David Ewing Duncan is nothing if not self-aware. He knows, for instance, that his brain is shrinking. And he knows that he is among the 25 percent of humans who can't taste bitterness, although he doesn't really know why. He knows that he has enough manmade flame-retardants built up within his body to put out a small fire. Duncan also knows how much DNA he has in common with dinosaurs, and that he carries a gene that may incline him to “seek out novel situations.” He knows what his doctor and his children and his medically afflicted brother think about him knowing all this stuff about himself. And now we know it, and what he thinks about it, too.
For his new book, Experimental Man, the San Francisco author and NPR commentator literally became a laboratory, subjecting himself to hundreds of variously invasive medical tests and earning a peculiar claim to fame as, yes, probably the most thoroughly tested healthy person in human history.
Thus far, the result of his adventure (ongoing, naturally, at www.experimentalman.com) is both a rigorously science-minded augury of 21st-century life and as close an inspection of mortality as any literature of this era has yet produced. As we move toward an existence for which everything can be customized, including the incomprehensible minutiae of our physical condition, Duncan's admittedly self-serving stunt seems like a useful, if rather overwhelming, primer.
It's a hugely ambitious project, not least because there are so damn many variables. Maybe it's a gene that causes X. Then again, maybe it's a behavior. Then again, maybe a gene caused the behavior. And maybe X wasn't even caused by a gene, but instead by some environmental factor, also highly variable. Plus, as if nature and nurture alone (and together) weren't complicated enough, now Duncan has gone and factored in the principle of quantum mechanics by which observation itself becomes tantamount to alteration.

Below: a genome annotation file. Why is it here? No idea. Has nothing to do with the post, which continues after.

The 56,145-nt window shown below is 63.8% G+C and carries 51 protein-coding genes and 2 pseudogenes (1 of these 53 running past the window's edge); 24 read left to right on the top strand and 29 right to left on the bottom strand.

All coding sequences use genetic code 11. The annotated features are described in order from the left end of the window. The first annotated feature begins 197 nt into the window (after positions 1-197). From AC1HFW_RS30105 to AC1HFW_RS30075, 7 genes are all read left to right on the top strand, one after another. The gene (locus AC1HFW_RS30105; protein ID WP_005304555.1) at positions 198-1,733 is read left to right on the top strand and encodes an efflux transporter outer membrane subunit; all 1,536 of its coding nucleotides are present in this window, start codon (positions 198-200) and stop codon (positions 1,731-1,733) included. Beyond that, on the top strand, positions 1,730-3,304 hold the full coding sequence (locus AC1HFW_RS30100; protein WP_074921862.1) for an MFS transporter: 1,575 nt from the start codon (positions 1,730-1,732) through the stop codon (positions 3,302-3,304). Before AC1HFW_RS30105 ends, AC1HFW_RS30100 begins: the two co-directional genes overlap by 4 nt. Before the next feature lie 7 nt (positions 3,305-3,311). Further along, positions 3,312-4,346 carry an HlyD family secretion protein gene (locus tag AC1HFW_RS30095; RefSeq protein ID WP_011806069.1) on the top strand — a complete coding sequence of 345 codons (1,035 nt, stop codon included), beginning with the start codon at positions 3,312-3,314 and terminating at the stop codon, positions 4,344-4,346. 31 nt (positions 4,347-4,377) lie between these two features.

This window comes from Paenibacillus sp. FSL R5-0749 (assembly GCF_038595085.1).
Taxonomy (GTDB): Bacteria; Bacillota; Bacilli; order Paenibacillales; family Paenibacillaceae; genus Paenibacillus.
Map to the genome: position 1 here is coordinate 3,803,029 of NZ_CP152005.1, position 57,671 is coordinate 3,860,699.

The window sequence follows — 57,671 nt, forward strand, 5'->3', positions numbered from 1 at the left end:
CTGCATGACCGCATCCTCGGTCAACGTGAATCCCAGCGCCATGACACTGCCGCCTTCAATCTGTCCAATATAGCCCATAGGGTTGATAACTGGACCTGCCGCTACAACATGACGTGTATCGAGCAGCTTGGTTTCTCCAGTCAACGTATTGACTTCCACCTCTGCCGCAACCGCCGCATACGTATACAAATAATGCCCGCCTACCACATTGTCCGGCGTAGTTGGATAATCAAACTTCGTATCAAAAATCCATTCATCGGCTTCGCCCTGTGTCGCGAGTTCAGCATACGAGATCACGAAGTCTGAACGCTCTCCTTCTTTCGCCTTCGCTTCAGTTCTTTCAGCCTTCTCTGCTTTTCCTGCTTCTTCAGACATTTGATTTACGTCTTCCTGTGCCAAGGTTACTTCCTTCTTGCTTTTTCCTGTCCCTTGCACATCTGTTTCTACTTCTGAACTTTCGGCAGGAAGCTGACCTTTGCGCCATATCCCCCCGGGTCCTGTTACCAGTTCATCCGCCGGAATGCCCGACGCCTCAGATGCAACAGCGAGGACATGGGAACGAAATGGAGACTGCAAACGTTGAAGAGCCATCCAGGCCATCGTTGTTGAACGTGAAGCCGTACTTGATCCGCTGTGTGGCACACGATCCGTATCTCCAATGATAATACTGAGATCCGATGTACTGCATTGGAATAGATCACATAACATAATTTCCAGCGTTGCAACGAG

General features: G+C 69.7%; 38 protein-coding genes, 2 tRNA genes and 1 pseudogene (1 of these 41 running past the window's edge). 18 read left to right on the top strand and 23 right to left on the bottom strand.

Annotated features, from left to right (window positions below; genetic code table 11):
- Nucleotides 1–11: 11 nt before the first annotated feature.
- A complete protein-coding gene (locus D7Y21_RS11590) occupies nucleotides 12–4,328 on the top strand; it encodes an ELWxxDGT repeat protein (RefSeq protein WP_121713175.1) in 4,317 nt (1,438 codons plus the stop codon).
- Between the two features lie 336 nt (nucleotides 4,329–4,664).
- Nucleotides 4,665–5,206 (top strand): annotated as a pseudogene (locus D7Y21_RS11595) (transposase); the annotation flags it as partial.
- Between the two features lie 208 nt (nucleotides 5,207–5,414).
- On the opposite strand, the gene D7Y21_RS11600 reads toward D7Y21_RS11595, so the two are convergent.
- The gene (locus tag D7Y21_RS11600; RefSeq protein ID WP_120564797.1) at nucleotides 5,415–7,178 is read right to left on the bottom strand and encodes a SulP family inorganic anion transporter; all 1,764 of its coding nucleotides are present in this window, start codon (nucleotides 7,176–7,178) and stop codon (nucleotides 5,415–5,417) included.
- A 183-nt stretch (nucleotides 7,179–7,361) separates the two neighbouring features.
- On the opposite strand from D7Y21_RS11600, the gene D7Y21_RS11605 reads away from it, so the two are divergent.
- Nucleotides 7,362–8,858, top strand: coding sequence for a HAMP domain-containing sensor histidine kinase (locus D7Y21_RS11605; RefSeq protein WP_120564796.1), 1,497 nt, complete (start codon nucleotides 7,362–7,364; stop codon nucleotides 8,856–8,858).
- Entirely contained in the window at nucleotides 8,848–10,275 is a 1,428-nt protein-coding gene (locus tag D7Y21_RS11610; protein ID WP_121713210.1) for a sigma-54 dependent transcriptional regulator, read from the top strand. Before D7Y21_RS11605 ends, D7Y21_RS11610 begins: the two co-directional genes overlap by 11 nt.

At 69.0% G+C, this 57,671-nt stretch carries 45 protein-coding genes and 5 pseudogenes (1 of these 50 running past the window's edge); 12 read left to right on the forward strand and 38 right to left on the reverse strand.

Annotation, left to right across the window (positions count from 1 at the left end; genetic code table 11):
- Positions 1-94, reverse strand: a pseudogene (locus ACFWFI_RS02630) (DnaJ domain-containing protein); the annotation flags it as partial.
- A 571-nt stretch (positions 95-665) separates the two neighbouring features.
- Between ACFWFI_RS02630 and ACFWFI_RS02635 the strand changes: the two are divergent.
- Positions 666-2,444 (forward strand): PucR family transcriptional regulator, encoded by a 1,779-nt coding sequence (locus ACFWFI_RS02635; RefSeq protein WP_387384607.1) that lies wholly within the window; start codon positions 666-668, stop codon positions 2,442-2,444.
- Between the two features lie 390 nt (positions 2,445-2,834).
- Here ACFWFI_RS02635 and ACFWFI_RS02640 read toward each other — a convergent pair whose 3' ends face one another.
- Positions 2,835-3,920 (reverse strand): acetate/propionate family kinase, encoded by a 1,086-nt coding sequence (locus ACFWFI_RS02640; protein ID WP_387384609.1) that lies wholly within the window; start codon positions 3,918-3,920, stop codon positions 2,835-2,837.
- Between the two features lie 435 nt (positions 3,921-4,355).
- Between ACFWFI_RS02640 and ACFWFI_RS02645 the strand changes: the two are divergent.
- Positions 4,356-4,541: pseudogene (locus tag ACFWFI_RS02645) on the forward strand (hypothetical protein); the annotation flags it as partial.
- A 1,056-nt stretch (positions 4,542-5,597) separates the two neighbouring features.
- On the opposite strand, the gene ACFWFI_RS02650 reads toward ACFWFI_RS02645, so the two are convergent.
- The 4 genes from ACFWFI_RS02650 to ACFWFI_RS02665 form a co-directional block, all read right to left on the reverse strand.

The Experimental Man surrenders his blood, scans his body, screens his genes, and flies around the world (in airplanes that might be poisoning him) to meet with researchers and pick their brains, and of course his own. He returns to the area of his boyhood home in Kansas City to discuss with scientists all the crap that has polluted the environment there, and, by extension, the people. He tries to remain optimistic, but some of his conclusions are grim. “People born in the late 1950s and the early 1960s have produced the usual complement of great artists, entrepreneurs, inventors, scientists, lawyers, investors, and engineers,” he writes. “Though, of course, one has to wonder whether an Albert Einstein, a William Shakespeare, or a Franklin Roosevelt never happened because of a few downward clicks in IQ due to lead exposure or hexachlorobenzene or to the synergistic impact of dioxins mixing with sulfuric dioxide being illegally pumped into the air when I was a child.” Meanwhile, he also has to wonder whether he'll have that heart attack in 2017 that was predicted for him by a computer model.
Although dense with data, and so thoroughly reported that it doesn't even have time to strain for Morgan Spurlock–style posed populism, Experimental Man is appealingly unpretentious. On our behalf, and his own, Duncan asks the “How worried should I be?” question a lot, and gets plenty of “We don't know much about this yet” in reply, which does at least reinforce the timeliness of his book. He doesn't shy away from the ethical implications of his research. Another big question remains open: How much do we need to know?